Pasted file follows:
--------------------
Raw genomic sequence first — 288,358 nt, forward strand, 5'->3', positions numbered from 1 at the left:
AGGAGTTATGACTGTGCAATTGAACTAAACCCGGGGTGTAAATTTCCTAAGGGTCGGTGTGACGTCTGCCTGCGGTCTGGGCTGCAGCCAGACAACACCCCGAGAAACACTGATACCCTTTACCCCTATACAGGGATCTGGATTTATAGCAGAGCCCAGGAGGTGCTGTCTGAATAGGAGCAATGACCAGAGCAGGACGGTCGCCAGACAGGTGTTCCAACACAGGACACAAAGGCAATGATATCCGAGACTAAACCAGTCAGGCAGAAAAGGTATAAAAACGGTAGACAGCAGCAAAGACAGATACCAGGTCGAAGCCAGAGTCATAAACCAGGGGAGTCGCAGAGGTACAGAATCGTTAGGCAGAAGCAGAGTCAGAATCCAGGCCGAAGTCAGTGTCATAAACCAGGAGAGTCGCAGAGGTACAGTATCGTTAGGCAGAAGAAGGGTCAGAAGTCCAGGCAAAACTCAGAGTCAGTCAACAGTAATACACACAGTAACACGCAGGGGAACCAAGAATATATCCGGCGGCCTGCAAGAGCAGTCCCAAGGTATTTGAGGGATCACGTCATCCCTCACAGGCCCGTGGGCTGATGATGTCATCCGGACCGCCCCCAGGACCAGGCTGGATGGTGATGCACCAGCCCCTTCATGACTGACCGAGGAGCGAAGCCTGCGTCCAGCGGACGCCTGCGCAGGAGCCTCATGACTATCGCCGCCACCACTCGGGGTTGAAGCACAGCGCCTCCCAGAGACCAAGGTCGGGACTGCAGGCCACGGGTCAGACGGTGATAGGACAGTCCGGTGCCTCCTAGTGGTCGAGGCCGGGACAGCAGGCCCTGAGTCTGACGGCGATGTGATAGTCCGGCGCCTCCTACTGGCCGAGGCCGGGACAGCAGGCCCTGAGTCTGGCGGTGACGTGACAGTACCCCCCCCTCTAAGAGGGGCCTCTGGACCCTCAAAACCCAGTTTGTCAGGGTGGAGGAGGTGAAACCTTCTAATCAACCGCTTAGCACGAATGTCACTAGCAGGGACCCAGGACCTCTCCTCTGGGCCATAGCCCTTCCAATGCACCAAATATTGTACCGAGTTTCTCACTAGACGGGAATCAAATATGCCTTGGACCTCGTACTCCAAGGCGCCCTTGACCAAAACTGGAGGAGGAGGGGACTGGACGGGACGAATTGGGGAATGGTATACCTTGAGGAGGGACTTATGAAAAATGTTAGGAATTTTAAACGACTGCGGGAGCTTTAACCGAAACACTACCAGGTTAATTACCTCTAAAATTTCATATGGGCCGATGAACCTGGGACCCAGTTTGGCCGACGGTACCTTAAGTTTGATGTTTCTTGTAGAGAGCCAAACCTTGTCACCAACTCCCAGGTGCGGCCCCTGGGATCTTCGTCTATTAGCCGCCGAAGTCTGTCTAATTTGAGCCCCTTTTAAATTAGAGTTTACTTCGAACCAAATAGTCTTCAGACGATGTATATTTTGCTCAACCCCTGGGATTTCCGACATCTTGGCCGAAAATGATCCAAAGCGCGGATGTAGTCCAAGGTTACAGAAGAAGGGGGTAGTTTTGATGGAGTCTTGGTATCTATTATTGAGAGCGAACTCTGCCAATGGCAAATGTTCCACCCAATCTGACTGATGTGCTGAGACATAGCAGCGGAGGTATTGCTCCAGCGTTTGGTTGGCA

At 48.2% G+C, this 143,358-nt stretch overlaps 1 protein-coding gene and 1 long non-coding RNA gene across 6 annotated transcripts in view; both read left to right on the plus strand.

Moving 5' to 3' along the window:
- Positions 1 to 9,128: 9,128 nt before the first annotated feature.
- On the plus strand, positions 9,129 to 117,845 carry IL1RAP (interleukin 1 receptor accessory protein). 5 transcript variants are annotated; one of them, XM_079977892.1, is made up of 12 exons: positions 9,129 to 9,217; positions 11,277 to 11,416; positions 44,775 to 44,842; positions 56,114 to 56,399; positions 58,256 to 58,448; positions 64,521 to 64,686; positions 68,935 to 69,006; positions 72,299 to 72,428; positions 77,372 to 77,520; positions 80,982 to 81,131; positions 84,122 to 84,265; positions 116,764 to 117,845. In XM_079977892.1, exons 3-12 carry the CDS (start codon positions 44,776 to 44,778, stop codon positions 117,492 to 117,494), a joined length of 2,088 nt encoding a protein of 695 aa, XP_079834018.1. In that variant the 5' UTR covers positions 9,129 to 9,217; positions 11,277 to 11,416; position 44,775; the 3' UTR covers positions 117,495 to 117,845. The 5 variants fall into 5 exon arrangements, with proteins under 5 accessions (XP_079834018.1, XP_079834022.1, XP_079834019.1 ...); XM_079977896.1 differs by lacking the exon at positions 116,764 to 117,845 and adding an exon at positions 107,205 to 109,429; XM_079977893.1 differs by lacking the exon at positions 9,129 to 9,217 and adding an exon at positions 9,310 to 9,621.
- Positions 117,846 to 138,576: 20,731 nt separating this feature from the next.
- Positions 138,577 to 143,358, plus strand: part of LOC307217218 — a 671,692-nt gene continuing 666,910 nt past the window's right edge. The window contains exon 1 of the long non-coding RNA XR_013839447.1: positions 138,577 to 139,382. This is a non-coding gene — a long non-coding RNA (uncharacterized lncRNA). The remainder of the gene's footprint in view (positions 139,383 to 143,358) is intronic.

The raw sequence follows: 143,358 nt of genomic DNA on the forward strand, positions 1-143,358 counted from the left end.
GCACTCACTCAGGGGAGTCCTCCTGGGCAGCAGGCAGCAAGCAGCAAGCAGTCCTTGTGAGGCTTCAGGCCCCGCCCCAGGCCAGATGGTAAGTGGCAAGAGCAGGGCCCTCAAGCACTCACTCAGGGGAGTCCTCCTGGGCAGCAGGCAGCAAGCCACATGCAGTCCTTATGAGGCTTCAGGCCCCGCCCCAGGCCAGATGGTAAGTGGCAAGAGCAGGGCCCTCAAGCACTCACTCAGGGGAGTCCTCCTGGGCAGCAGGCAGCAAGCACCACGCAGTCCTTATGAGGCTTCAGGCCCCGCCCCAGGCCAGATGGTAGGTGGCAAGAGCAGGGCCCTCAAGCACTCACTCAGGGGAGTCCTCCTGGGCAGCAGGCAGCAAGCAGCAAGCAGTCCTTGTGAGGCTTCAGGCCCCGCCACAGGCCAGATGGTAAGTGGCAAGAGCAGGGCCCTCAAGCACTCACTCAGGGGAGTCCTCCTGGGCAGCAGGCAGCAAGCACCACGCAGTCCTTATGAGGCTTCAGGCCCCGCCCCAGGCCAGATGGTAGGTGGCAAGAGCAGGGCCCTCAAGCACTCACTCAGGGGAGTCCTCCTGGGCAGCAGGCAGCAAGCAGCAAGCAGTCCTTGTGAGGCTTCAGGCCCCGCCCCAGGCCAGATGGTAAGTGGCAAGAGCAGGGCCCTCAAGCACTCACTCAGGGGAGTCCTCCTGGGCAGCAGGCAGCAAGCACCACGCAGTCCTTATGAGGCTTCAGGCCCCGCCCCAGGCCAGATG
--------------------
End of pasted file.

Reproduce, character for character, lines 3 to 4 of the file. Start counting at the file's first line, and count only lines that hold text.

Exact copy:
At 48.2% G+C, this 143,358-nt stretch overlaps 1 protein-coding gene and 1 long non-coding RNA gene across 6 annotated transcripts in view; both read left to right on the plus strand.

Moving 5' to 3' along the window: